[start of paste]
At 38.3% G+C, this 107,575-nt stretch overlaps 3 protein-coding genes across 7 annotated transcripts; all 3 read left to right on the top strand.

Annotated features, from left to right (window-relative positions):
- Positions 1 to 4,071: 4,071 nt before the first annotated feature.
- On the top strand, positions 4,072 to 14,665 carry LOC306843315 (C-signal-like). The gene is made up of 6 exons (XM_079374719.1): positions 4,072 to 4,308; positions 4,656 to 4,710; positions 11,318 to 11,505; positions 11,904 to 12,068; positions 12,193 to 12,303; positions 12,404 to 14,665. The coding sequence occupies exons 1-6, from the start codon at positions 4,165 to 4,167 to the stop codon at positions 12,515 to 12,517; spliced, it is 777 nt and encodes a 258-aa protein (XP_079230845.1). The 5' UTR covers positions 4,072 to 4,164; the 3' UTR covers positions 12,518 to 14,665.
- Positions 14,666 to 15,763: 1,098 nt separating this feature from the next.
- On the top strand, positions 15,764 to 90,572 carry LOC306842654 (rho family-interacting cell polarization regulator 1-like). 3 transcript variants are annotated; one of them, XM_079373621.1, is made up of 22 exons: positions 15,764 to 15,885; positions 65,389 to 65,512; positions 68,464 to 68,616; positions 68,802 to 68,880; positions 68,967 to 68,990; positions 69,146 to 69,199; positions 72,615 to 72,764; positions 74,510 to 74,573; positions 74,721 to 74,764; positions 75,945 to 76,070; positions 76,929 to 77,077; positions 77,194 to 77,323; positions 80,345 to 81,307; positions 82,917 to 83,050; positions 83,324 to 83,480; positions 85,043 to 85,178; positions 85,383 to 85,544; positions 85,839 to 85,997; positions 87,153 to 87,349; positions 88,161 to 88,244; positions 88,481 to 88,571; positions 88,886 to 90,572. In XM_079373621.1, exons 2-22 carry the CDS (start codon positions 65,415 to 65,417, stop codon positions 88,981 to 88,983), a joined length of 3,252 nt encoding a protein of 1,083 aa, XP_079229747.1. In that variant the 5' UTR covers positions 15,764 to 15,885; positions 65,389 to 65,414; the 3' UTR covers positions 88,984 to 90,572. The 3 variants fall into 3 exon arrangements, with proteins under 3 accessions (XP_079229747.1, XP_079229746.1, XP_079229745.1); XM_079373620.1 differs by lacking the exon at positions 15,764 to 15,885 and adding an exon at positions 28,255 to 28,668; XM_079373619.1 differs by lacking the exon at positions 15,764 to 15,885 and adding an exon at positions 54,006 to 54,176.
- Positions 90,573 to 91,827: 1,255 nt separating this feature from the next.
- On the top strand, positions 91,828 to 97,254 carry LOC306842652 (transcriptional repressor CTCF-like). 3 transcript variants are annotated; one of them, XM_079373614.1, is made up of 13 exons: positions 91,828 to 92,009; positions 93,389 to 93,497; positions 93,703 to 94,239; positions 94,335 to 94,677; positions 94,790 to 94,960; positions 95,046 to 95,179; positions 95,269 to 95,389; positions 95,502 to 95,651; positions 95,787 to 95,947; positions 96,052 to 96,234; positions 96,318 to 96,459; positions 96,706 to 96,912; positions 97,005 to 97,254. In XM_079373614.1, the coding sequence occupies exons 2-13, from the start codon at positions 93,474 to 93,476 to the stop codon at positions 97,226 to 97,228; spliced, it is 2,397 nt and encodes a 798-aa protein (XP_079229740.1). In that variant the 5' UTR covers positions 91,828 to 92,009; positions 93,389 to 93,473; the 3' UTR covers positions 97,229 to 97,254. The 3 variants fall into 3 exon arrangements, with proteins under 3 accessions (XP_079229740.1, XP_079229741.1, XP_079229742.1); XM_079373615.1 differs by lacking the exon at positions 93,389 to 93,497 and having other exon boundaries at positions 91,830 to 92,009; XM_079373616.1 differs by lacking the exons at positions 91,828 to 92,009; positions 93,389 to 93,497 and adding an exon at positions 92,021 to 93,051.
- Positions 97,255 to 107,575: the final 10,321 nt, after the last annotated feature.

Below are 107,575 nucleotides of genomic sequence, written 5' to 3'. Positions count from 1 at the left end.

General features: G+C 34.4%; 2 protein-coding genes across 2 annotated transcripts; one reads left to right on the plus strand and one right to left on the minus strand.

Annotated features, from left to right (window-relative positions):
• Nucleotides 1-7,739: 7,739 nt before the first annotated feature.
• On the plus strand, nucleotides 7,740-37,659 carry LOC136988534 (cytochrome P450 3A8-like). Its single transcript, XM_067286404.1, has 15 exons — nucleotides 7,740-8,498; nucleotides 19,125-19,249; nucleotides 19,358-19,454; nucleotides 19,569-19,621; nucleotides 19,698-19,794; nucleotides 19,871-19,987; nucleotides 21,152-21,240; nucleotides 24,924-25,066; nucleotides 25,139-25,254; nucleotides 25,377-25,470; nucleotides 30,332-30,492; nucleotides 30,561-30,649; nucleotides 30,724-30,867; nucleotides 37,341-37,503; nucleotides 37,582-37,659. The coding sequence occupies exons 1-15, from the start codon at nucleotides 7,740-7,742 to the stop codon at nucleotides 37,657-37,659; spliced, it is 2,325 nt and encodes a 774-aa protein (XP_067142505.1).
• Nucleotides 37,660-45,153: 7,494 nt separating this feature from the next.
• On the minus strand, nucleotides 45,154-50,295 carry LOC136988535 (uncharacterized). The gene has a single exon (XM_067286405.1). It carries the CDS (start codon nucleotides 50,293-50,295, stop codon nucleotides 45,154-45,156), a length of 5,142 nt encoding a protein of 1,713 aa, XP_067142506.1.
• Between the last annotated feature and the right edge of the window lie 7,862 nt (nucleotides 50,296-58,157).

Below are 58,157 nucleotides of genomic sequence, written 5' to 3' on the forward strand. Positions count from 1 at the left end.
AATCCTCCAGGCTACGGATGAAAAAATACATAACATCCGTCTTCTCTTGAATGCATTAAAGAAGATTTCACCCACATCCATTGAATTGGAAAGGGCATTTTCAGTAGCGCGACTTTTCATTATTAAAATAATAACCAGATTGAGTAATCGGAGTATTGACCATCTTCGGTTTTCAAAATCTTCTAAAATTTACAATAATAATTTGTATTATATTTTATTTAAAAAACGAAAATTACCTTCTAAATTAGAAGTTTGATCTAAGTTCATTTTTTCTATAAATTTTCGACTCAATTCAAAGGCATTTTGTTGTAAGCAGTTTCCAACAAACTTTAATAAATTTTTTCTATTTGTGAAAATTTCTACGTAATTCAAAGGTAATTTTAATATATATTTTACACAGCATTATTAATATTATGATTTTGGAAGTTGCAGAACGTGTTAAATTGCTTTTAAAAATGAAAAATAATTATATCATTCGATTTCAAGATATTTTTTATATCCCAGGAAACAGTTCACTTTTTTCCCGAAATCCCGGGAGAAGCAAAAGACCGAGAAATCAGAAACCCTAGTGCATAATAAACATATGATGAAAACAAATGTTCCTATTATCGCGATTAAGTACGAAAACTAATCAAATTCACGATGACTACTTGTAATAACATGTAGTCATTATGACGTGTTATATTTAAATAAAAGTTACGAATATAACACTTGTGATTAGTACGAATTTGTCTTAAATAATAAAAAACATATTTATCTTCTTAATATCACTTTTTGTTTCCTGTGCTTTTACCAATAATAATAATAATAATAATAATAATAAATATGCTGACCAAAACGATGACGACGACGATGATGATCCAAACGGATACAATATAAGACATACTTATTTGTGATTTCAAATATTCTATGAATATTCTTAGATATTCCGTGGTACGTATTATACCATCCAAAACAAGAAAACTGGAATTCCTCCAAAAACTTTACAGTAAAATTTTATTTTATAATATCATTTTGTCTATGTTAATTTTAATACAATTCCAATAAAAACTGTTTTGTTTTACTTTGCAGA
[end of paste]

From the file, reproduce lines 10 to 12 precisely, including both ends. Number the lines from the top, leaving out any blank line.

Below are 107,575 nucleotides of genomic sequence, written 5' to 3'. Positions count from 1 at the left end.

General features: G+C 34.4%; 2 protein-coding genes across 2 annotated transcripts; one reads left to right on the plus strand and one right to left on the minus strand.

Annotated features, from left to right (window-relative positions):